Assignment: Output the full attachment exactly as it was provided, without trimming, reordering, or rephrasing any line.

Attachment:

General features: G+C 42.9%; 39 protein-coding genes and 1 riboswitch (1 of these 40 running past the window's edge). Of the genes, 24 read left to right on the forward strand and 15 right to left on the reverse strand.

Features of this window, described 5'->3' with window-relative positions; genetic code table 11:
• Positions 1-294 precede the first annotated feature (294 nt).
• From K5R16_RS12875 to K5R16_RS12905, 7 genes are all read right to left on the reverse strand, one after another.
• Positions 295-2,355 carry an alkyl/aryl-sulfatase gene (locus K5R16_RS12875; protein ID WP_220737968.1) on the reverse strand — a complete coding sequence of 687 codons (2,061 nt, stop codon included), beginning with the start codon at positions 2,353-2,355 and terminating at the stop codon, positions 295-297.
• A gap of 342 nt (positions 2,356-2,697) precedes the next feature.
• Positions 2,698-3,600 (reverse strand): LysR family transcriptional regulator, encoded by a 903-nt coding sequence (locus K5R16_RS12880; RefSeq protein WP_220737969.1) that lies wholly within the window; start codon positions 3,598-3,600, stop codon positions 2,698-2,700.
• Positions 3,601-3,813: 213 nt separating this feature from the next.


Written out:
General features: G+C 42.9%; 39 protein-coding genes and 1 riboswitch (1 of these 40 running past the window's edge). Of the genes, 24 read left to right on the forward strand and 15 right to left on the reverse strand.

Features of this window, described 5'->3' with window-relative positions; genetic code table 11:
• Positions 1-294 precede the first annotated feature (294 nt).
• From K5R16_RS12875 to K5R16_RS12905, 7 genes are all read right to left on the reverse strand, one after another.
• Positions 295-2,355 carry an alkyl/aryl-sulfatase gene (locus K5R16_RS12875; protein ID WP_220737968.1) on the reverse strand — a complete coding sequence of 687 codons (2,061 nt, stop codon included), beginning with the start codon at positions 2,353-2,355 and terminating at the stop codon, positions 295-297.
• A gap of 342 nt (positions 2,356-2,697) precedes the next feature.
• Positions 2,698-3,600 (reverse strand): LysR family transcriptional regulator, encoded by a 903-nt coding sequence (locus K5R16_RS12880; RefSeq protein WP_220737969.1) that lies wholly within the window; start codon positions 3,598-3,600, stop codon positions 2,698-2,700.
• Positions 3,601-3,813: 213 nt separating this feature from the next.